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Greg Webber on Surf Parks and Nature | Surf Park Insider Series

Dr. Jess Ponting of the Center for Surf Research Interviews Greg Webber

Greg Webber on the future of surf parks and nature | Surf Park Central

Published March 21, 2016
Words by Dr. Jess Ponting

With the image of Kelly Slater’s man made Superbank reeling down California’s Central Valley freshly burned into our collective retinas, this episode of Surf Park Insider explores how surf parks will influence our perceptions of natural surf breaks. Webber Wave Pools’ abstract thinker in residence Greg Webber peers deep into his crystal ball and gives his view on how a future of multiple high functioning surf parks will impact our view of waves in nature, and the nature of surf contests.

In my own research in places like Indonesia’s Mentawai Islands, I use the term ‘Nirvanification’ to describe the apotheosis of surfing places with fairly grim living conditions for local people into idealized, largely mythical, paradisiacal surfing spaces. British academic Tim Edensor proposed a continuum from ‘enclavic spaces’ -think shopping malls, Disneyland, and for our purposes surf parks – through to ‘heterogeneous spaces’ – think a public beach with multiple user groups like surfers, fishers, swimmers, kayakers, sunbakers, metal detectors, joggers, partyers, concessionaires etc – based on French historian Michel Foucault’s description of heterotopias: “the juxtaposing in a single real place (of) several spaces, several sites that are in themselves incompatible”.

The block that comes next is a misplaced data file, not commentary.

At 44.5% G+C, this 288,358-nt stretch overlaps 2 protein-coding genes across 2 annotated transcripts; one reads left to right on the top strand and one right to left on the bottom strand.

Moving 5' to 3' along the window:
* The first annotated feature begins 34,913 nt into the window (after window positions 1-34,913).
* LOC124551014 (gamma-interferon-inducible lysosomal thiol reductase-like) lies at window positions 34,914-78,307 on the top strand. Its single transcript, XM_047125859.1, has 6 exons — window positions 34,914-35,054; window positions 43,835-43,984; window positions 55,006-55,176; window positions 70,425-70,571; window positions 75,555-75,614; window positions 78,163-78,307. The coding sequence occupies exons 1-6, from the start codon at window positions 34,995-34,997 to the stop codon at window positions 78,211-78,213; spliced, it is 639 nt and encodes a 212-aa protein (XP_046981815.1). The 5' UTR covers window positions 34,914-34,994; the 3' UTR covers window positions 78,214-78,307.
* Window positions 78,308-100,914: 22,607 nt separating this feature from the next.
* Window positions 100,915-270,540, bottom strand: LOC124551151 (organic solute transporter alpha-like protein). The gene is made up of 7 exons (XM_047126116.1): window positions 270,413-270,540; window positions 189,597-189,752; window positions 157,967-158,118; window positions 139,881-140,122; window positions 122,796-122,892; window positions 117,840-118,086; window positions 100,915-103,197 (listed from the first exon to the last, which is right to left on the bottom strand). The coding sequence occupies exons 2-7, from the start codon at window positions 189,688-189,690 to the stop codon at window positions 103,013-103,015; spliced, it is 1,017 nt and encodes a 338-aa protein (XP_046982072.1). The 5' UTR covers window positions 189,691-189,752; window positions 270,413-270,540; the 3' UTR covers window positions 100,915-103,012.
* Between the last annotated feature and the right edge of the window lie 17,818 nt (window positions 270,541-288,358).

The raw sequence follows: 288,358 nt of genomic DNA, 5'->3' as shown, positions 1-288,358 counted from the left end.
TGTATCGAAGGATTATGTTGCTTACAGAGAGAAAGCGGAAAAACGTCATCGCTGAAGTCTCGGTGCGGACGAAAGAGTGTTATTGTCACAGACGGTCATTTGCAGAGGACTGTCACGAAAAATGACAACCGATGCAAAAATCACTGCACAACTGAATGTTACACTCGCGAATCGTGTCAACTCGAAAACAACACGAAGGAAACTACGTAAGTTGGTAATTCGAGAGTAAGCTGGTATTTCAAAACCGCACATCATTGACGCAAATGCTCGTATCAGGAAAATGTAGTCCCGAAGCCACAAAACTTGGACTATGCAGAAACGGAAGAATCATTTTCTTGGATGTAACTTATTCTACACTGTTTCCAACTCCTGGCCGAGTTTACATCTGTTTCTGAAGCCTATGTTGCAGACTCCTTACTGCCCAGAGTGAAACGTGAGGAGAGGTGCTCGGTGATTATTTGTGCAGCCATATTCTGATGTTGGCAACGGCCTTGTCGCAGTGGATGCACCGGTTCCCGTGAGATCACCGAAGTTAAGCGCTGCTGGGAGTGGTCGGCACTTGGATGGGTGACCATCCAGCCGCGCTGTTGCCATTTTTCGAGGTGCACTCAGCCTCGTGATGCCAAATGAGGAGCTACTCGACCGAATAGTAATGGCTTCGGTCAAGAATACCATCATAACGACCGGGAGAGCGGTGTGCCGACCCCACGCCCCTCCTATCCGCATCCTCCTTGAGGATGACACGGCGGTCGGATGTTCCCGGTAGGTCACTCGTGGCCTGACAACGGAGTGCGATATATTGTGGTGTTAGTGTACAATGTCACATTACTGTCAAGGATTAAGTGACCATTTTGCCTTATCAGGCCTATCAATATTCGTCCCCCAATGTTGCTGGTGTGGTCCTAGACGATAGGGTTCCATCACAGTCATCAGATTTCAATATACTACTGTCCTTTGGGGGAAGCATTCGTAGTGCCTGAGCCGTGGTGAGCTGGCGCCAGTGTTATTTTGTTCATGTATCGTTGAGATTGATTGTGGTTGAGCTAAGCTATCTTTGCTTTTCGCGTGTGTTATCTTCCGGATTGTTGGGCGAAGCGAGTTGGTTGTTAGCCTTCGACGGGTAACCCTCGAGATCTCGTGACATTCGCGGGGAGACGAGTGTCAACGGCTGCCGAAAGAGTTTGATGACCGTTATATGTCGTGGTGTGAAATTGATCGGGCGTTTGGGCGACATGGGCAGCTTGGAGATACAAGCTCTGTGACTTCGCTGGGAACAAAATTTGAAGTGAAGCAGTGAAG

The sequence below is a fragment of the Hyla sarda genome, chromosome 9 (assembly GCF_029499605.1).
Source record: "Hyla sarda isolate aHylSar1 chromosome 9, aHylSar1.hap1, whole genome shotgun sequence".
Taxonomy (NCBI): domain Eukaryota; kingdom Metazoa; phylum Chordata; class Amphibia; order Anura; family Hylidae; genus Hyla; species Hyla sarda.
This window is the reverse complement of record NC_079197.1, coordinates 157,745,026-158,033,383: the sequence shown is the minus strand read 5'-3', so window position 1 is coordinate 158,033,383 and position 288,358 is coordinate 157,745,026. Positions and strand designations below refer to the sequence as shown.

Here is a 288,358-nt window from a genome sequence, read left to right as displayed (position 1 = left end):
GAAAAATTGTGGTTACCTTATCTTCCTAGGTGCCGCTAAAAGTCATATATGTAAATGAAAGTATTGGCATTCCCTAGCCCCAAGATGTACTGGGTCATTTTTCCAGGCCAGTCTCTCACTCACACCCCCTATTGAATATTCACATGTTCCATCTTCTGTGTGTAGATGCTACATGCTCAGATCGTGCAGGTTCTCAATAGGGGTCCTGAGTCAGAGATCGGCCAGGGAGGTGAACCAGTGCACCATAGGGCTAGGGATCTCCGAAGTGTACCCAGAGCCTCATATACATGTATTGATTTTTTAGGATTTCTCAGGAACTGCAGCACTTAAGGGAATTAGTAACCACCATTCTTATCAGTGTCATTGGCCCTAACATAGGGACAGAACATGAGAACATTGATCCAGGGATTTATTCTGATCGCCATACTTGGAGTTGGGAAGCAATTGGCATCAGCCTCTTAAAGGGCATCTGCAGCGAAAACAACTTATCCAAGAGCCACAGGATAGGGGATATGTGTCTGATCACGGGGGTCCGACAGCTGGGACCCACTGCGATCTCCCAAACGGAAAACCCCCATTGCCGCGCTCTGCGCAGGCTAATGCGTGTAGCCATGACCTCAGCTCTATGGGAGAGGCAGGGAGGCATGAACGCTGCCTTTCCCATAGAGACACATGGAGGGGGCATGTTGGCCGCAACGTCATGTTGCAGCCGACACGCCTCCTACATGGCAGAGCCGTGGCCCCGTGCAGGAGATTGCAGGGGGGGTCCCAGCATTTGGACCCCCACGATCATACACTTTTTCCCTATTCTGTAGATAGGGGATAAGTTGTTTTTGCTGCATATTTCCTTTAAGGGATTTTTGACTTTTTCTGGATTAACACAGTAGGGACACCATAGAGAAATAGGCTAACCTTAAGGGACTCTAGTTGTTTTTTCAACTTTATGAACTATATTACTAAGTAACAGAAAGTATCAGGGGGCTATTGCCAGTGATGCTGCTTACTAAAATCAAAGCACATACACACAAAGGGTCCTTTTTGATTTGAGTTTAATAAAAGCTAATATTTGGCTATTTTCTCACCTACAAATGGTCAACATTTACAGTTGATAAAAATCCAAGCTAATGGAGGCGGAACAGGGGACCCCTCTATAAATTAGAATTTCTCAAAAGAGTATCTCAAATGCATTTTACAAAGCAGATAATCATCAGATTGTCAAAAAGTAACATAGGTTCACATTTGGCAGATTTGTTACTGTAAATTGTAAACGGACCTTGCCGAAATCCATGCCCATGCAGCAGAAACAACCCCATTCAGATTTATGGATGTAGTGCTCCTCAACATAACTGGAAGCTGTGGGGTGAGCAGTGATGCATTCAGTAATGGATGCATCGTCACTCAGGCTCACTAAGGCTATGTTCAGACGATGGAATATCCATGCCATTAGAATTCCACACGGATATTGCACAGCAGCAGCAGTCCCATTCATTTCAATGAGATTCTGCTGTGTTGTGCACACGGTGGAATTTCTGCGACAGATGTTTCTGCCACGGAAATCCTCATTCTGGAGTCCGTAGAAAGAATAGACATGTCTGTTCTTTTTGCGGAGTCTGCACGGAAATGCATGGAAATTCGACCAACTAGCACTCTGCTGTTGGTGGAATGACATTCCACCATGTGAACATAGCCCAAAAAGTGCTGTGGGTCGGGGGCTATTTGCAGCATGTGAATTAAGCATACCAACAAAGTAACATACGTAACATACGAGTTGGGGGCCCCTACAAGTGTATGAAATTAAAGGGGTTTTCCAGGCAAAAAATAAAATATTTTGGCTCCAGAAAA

Greg Webber Looped Linear Concept Rendering | Surf Park Central

While some researchers have argued that socially constructed spaces are dependent on personal attachment and experience in specific places, my research suggests that commercial surfing tourist spaces can manifest as a universal cultural space wherever certain symbolic elements are present (perfect waves, palm trees, adventure). In this way, borrowing a concept from English sociologist Anthony Giddens, surfing destinations can become ‘disembedded’ from their geographic and cultural context. This overlaying of meaning onto different locations is knows to geographers as ‘free floating signifiers’ and ‘travelling representations”. In contrast to the disembedded heterogeneous space of a naturally occuring surfing destinations, surf parks will be the epitome of enclavic space. Entirely artificial, constructed for commercial purposes, and tightly controlled. What will it all mean for our relationship with natural surf breaks when we have perfect waves available 24/7 for the price of admission? Greg Webber shares his opinion…

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